MBSAQIP Database Should Be Used as a Tool to Continually Improve Our Clinical Practices for Optimal Patient Outcomes

| October 1, 2017

A Message from Dr. Raul J. Rosenthal

Raul J. Rosenthal, MD, FACS, FASMBS, Clinical Editor, Bariatric Times; Professor of Surgery and Chairman, Department of General Surgery; Director of Minimally Invasive Surgery and The Bariatric and Metabolic Institute; General Surgery Residency Program Director; and Director, Fellowship in MIS and Bariatric Surgery, Cleveland Clinic Florida, Weston, Florida


Dear Readers,

Welcome to the October 2017 issue of Bariatric Times, which also is our special American College of Surgeons edition. For this issue, we interviewed John Morton, MD, FACS, FASMBS, Past President of the American Society of Metabolic and Bariatric Surgery (ASMBS) and current Chair of the Metabolic and Bariatric Surgery Accreditation and Quality Improvement Program (MBSAQIP). Dr. Morton describes the current status of the MBSAQIP quality and improvement program, of which the national bariatric surgery patient database is a major component. I recently presented data from Cleveland Clinic’s bariatric surgery program (Weston, Florida), which was based on close to 2,400 patients we’ve entered into MBSAQIP over the years. When I compared our data to the national numbers in MBSAQIP, I was impressed to see that there were over 900,000 patients entered into the national database—patients that are followed by the 831 MBSAQIP-accredited bariatric programs. Clinicians and researchers alike should take advantage of the vast amount of information this database contains, and use it as a tool to better understand how their own clinics perform, including re-interventions and readmissions, so that they might continually improve their bariatric surgery program and achieve optimal patient safety, satisfaction, and health.

In this issue, I also respond to a letter to the editor by Dr. Metz, who shares his perspective on the challenges we, as bariatric surgeons in the United States, often face when patients who have undergone bariartic surgery in other countries present to our emergency room or clinic with complications. “Medical tourism” is a important and complex issue that warrants careful attention from the bariatric surgeon community, particularly in the United States, where insurance companies refuse coverage of complications for patients who had their bariatric surgery performed in another country.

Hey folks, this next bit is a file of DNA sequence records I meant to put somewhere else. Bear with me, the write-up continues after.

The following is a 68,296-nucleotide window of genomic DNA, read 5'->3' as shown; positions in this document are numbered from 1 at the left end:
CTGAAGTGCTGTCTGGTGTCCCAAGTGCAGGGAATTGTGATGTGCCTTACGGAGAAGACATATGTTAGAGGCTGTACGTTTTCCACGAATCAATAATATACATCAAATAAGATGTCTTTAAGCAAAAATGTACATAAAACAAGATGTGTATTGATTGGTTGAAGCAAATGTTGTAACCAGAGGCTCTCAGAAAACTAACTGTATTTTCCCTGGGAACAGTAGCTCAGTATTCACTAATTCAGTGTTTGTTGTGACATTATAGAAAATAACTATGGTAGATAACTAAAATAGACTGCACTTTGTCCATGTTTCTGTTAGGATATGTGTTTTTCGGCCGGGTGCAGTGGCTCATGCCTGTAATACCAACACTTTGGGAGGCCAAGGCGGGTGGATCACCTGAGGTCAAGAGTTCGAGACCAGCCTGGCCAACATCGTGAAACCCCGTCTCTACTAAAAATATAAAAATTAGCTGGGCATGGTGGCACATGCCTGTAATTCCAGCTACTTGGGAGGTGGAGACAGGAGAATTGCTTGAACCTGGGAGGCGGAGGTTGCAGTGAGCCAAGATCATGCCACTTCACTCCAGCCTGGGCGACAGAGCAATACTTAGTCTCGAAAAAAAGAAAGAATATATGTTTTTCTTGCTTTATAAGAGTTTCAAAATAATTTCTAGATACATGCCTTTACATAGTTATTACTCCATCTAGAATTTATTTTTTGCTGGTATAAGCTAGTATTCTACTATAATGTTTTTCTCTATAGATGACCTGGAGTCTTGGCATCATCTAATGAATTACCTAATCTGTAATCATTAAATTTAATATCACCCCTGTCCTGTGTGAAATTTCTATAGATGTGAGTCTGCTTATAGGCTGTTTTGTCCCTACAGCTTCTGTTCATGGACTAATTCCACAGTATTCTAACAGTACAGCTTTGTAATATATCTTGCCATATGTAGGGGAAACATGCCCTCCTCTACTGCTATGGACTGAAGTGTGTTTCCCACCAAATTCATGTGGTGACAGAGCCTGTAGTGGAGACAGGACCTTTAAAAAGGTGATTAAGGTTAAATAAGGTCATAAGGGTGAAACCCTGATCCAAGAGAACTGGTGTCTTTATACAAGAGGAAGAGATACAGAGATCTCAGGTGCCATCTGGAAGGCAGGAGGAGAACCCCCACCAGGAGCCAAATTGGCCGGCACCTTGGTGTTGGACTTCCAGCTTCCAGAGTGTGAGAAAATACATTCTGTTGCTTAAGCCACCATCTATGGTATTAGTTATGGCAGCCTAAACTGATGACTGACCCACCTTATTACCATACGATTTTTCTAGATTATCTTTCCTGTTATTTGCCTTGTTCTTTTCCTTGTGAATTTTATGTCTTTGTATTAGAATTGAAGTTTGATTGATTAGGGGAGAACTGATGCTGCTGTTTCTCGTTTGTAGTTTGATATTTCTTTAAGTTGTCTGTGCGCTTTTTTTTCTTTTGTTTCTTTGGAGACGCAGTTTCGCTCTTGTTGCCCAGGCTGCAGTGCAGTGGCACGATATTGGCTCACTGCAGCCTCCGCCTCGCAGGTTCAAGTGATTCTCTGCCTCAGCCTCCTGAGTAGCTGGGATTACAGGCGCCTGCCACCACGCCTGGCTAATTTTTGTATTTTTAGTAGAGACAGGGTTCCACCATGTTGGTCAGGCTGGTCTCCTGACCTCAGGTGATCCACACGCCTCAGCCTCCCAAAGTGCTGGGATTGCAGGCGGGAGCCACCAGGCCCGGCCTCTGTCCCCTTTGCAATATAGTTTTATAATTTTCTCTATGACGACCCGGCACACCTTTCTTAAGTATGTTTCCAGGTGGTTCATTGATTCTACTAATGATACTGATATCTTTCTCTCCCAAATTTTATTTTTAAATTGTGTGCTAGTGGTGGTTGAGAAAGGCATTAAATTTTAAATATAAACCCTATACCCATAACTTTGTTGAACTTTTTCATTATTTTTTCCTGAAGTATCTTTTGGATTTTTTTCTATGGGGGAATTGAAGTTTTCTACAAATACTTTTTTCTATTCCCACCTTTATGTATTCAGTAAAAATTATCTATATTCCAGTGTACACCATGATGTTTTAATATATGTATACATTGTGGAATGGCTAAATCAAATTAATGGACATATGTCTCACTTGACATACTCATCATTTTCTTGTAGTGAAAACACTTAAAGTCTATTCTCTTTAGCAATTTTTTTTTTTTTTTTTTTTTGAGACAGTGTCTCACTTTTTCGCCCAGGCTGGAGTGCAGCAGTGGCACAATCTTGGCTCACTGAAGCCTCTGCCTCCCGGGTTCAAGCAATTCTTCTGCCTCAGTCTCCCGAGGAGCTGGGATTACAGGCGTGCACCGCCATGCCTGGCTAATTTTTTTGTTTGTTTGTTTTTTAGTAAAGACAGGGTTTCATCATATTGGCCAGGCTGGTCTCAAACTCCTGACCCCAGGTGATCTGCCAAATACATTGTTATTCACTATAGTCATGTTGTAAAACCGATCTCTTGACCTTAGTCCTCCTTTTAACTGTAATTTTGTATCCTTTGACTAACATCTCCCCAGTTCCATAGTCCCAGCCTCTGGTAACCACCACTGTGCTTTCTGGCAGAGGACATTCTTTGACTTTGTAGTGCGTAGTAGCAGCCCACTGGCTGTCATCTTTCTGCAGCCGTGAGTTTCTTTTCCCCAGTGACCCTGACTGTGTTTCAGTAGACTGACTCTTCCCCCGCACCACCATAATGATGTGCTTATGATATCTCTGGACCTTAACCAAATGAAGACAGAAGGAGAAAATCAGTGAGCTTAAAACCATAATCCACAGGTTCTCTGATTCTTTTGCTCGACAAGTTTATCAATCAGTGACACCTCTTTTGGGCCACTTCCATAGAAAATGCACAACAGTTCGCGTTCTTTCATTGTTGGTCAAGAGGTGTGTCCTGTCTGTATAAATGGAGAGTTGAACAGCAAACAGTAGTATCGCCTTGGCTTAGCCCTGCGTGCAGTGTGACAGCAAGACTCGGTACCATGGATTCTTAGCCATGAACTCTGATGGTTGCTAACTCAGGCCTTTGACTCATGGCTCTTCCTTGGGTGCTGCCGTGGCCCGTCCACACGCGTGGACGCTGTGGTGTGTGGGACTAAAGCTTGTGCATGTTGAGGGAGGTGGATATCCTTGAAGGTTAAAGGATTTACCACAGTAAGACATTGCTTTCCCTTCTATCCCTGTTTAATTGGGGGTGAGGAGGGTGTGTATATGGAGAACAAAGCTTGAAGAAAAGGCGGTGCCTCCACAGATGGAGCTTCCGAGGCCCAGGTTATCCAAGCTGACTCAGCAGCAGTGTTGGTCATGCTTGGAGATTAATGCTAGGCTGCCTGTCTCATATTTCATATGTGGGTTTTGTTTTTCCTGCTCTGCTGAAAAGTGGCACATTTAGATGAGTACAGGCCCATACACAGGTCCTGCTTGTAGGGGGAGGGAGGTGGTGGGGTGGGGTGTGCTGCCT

I’d also like to call to your attention to an article we are featuring this month on vertical banded gastroplasty (VBG). Here, Drs. Kamel, Yorke, and DeGara present their own experience managing gastric outlet obstruction (GOO) in patients who’ve undergone VBG. VBG is a procedure bariatric surgeons no longer offer as a treatment option due to its rate of complications. Yet, we continue to treat patients who underwent this procedure, because over 30 percent of them develop complications related to the staple line. In these cases, the staple line will dehisce, resulting in weight regain. The pre-anastomotic ring (PAR) can also create GOO and gastroesophageal reflux disease (GERD). While removing the PAR is an option that will certainly relieve the GOO and GERD, it will not address the weight regain and disease recurrence.

And finally, my co-editor for the Allied Health section of the journal, Tracy Martinez, RN, BSN, introduces us to Erik Sudin, who is an MD candidate, and Faha Zubahr, MD. These authors present us with an excellent review on the fascinating subject of the gut microbiome. I recently attended a presentation on the microbiome by Eiran Elinav, MD, PhD, who is working in conjunction with the Weitzman Institute in Israel and the Howard Huges Medical Institute in Chevy Chase, Maryland, and I was stunned—to say the least—to learn about the potential impact our gut flora have on the obesity disease. It appears that the bacteria that colonize our gastrointestinal tract from an early age might be responsible for triggering appetite as well as stimulating certain receptors that result in our preference for certain types of foods, which might then result in a higher incidence of obesity. The article by Sudin and Zubahr is accredited for 1.5 continuing education units in nursing.

I hope you enjoy the issue. I look forward to seeing many of you at Clinical Congress 2017, which is the annual ACS conference, to be held October 22–26 in Washington, D.C.

Sincerely,

Raul J. Rosenthal, MD, FACS, FASMBS

Reference

  1. Rosenthal RJ, editor. American College of Surgeons Quality and Safety Conference; 2017 July 21-24; New York, NY.

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Category: Editorial Message, Past Articles

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